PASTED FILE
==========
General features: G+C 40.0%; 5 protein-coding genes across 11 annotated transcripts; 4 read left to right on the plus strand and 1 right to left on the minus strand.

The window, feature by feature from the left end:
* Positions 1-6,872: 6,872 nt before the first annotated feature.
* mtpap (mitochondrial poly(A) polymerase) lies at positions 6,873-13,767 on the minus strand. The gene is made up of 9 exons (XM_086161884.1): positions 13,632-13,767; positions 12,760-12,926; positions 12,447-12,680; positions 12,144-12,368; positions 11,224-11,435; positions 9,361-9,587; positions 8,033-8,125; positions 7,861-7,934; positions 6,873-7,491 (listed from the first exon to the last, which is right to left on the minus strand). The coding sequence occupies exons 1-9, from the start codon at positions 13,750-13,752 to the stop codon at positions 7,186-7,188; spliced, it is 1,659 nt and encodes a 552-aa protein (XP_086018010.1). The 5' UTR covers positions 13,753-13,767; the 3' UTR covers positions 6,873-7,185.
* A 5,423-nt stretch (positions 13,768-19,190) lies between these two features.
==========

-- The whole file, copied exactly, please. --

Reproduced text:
General features: G+C 40.0%; 5 protein-coding genes across 11 annotated transcripts; 4 read left to right on the plus strand and 1 right to left on the minus strand.

The window, feature by feature from the left end:
* Positions 1-6,872: 6,872 nt before the first annotated feature.
* mtpap (mitochondrial poly(A) polymerase) lies at positions 6,873-13,767 on the minus strand. The gene is made up of 9 exons (XM_086161884.1): positions 13,632-13,767; positions 12,760-12,926; positions 12,447-12,680; positions 12,144-12,368; positions 11,224-11,435; positions 9,361-9,587; positions 8,033-8,125; positions 7,861-7,934; positions 6,873-7,491 (listed from the first exon to the last, which is right to left on the minus strand). The coding sequence occupies exons 1-9, from the start codon at positions 13,750-13,752 to the stop codon at positions 7,186-7,188; spliced, it is 1,659 nt and encodes a 552-aa protein (XP_086018010.1). The 5' UTR covers positions 13,753-13,767; the 3' UTR covers positions 6,873-7,185.
* A 5,423-nt stretch (positions 13,768-19,190) lies between these two features.